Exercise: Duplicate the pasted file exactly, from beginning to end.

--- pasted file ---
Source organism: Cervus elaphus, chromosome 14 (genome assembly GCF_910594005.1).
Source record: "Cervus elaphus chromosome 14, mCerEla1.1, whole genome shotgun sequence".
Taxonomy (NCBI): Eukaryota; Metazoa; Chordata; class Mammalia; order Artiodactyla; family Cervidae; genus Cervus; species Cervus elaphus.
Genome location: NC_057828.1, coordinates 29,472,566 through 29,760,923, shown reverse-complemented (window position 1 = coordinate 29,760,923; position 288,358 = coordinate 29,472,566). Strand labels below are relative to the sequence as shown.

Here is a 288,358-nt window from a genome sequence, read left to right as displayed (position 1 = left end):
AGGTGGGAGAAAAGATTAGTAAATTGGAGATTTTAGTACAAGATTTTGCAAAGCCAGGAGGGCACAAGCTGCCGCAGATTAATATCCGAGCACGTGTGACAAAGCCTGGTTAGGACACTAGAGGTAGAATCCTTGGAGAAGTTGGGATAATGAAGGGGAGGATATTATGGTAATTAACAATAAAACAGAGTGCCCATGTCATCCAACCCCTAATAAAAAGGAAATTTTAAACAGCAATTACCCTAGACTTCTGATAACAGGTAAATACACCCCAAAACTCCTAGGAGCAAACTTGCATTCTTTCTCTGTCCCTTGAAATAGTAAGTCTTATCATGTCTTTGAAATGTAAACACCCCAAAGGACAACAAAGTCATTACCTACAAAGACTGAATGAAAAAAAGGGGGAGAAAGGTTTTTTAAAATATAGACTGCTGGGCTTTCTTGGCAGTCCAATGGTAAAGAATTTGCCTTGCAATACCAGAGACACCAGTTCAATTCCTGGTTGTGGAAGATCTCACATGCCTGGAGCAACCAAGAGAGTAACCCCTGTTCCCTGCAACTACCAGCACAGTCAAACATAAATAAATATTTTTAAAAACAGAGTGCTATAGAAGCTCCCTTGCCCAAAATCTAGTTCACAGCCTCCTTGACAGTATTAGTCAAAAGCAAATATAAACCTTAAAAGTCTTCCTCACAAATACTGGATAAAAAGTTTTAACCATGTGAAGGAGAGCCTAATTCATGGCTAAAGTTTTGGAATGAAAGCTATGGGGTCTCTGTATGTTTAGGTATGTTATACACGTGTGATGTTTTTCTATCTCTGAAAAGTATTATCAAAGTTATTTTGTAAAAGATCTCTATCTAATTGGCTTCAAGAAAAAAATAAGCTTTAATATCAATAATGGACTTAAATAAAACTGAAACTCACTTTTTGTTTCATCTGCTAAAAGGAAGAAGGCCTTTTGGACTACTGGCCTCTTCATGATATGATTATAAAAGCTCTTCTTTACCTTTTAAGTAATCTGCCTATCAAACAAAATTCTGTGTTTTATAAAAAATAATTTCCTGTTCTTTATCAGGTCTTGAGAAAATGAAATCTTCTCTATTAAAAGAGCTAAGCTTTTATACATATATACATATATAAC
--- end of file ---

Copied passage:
Source organism: Cervus elaphus, chromosome 14 (genome assembly GCF_910594005.1).
Source record: "Cervus elaphus chromosome 14, mCerEla1.1, whole genome shotgun sequence".
Taxonomy (NCBI): Eukaryota; Metazoa; Chordata; class Mammalia; order Artiodactyla; family Cervidae; genus Cervus; species Cervus elaphus.
Genome location: NC_057828.1, coordinates 29,472,566 through 29,760,923, shown reverse-complemented (window position 1 = coordinate 29,760,923; position 288,358 = coordinate 29,472,566). Strand labels below are relative to the sequence as shown.

Here is a 288,358-nt window from a genome sequence, read left to right as displayed (position 1 = left end):
AGGTGGGAGAAAAGATTAGTAAATTGGAGATTTTAGTACAAGATTTTGCAAAGCCAGGAGGGCACAAGCTGCCGCAGATTAATATCCGAGCACGTGTGACAAAGCCTGGTTAGGACACTAGAGGTAGAATCCTTGGAGAAGTTGGGATAATGAAGGGGAGGATATTATGGTAATTAACAATAAAACAGAGTGCCCATGTCATCCAACCCCTAATAAAAAGGAAATTTTAAACAGCAATTACCCTAGACTTCTGATAACAGGTAAATACACCCCAAAACTCCTAGGAGCAAACTTGCATTCTTTCTCTGTCCCTTGAAATAGTAAGTCTTATCATGTCTTTGAAATGTAAACACCCCAAAGGACAACAAAGTCATTACCTACAAAGACTGAATGAAAAAAAGGGGGAGAAAGGTTTTTTAAAATATAGACTGCTGGGCTTTCTTGGCAGTCCAATGGTAAAGAATTTGCCTTGCAATACCAGAGACACCAGTTCAATTCCTGGTTGTGGAAGATCTCACATGCCTGGAGCAACCAAGAGAGTAACCCCTGTTCCCTGCAACTACCAGCACAGTCAAACATAAATAAATATTTTTAAAAACAGAGTGCTATAGAAGCTCCCTTGCCCAAAATCTAGTTCACAGCCTCCTTGACAGTATTAGTCAAAAGCAAATATAAACCTTAAAAGTCTTCCTCACAAATACTGGATAAAAAGTTTTAACCATGTGAAGGAGAGCCTAATTCATGGCTAAAGTTTTGGAATGAAAGCTATGGGGTCTCTGTATGTTTAGGTATGTTATACACGTGTGATGTTTTTCTATCTCTGAAAAGTATTATCAAAGTTATTTTGTAAAAGATCTCTATCTAATTGGCTTCAAGAAAAAAATAAGCTTTAATATCAATAATGGACTTAAATAAAACTGAAACTCACTTTTTGTTTCATCTGCTAAAAGGAAGAAGGCCTTTTGGACTACTGGCCTCTTCATGATATGATTATAAAAGCTCTTCTTTACCTTTTAAGTAATCTGCCTATCAAACAAAATTCTGTGTTTTATAAAAAATAATTTCCTGTTCTTTATCAGGTCTTGAGAAAATGAAATCTTCTCTATTAAAAGAGCTAAGCTTTTATACATATATACATATATAAC